Appeal from the District Court of Burleigh County, South Central Judicial District, the Honorable Robert O. Wefald, Judge.
The opinion of the court was delivered by: Sandstrom, Justice.
[¶1] Eric Wayne Loh appeals from criminal judgments entered after he conditionally pled guilty to two counts of delivery of methamphetamine. Because we conclude the district court did not err in denying his motions to suppress evidence in each case and the court did not err in sentencing Loh to the mandatory minimum sentence of 20 years in each case under N.D.C.C. § 19-03.1-23, we affirm.
[¶2] Loh was charged with two counts of delivery of methamphetamine after he sold methamphetamine to a confidential informant on August 5, 2007, and October 8, 2007. On each of those dates, Loh entered the confidential informant's car and sold the informant methamphetamine for $200. The confidential informant was wearing an audio transmitting device ("wire"), and police officers were listening to and recording the conversations between Loh and the informant. On each occasion the informant turned over to police a small bag containing methamphetamine. Loh was subsequently arrested and charged with two counts of delivery of methamphetamine. Each count was charged as a third or subsequent offense.
[¶3] In September 2008, Loh moved to suppress evidence in both cases because no warrant was obtained for use of the wire. After a hearing, the court denied the motions, stating, "The Court finds as a matter of constitutional law that Loh had no right of privacy when he put himself in the [confidential informant's] vehicle for the purpose of selling [the confidential informant] methamphetamine. The recording of both conversations between Loh and the [confidential informant] do not violate the Constitution of North Dakota." Loh entered conditional guilty pleas to the charges under N.D.R.Crim.P. 11(a)(2), reserving his right to appeal the district court's denial of his suppression motions.
[¶4] Loh also objected to imposition of the 20-year mandatory minimum sentence for each count. In his objection, Loh acknowledged he was convicted in 1996 of one count of delivery of marijuana and methamphetamine and a second count of delivery of only marijuana. Loh conceded the conviction for delivery of marijuana and methamphetamine counted as an enhancement conviction under N.D.C.C. § 19-03.1-23, but argued the conviction for delivery of only marijuana should not be considered an enhancement conviction, asserting that State v. Laib, 2002 ND 95, 644 N.W.2d 878 was wrongly decided. He claimed he should be given only a five-year minimum mandatory sentence for a second offense. The district court rejected his arguments, stating, "[T]he Court has no choice in this matter. The legislature has set the rules. The Court has to follow those." The court sentenced Loh to 20 years of imprisonment on each count to run concurrently.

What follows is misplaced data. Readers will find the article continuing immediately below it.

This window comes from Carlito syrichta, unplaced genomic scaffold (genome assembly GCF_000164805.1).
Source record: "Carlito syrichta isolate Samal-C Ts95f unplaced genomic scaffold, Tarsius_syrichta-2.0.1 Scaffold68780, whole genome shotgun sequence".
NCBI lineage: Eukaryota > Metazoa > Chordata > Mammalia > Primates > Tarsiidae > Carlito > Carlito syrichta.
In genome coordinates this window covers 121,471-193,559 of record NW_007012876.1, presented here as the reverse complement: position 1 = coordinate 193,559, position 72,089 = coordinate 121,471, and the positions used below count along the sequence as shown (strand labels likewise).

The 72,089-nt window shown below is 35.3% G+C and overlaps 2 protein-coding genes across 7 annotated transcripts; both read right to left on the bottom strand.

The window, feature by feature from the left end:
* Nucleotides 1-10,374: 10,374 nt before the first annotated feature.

[¶5] The district court had jurisdiction under N.D. Const. art. VI, § 8, and N.D.C.C. § 27-05-06(1). This Court has jurisdiction under N.D. Const. art. VI, § 6, and N.D.C.C. § 29-28-06. The appeal was timely under N.D.R.App.P. 4(b).
[¶6] Loh argues that the district court erred in denying his motion to suppress evidence because the police did not obtain a warrant for the use of the wire.
[¶7] Our standard of review of a district court's decision whether to suppress evidence is well-established:
In reviewing a district court's decision on a motion to suppress evidence, we defer to the court's findings of fact and resolve conflicts in testimony in favor of affirmance. State v. Graf, 2006 ND 196, ¶ 7, 721 N.W.2d 381. This Court will affirm a district court's decision on a motion to suppress if "there is sufficient competent evidence fairly capable of supporting the trial court's findings, and the decision is not contrary to the manifest weight of the evidence." City of Fargo v. Thompson, 520 N.W.2d 578, 581 (N.D. 1994). On appeal, questions of law are fully reviewable, and whether a finding of fact meets a legal standard is a question of law. Graf, at ¶ 7. State v. Brockel, 2008 ND 50, ¶ 4, 746 N.W.2d 423.
[¶8] The Fourth Amendment to the United States Constitution, applicable to the states under the Fourteenth Amendment, and Article I, § 8 of the North Dakota Constitution protect individuals from unreasonable searches and seizures by the government. See Brockel, 2008 ND 50, ¶ 8, 746 N.W.2d 423; State v. Gregg, 2000 ND 154, ¶ 22, 615 N.W.2d 515. "The United States Supreme Court has defined a search, within the meaning of the Fourth Amendment, as an intrusion into a person's reasonable expectation of privacy." Gregg, at ¶ 22 (citing Katz v. United States, 389 U.S. 347 (1967)).
When an individual reasonably expects privacy in an area, the government, under the Fourth Amendment, must obtain a search warrant unless the intrusion falls within a recognized exception to the warrant requirement. In the absence of such an exception, evidence obtained in violation of the Fourth Amendment's protections against unreasonable searches must be suppressed as ...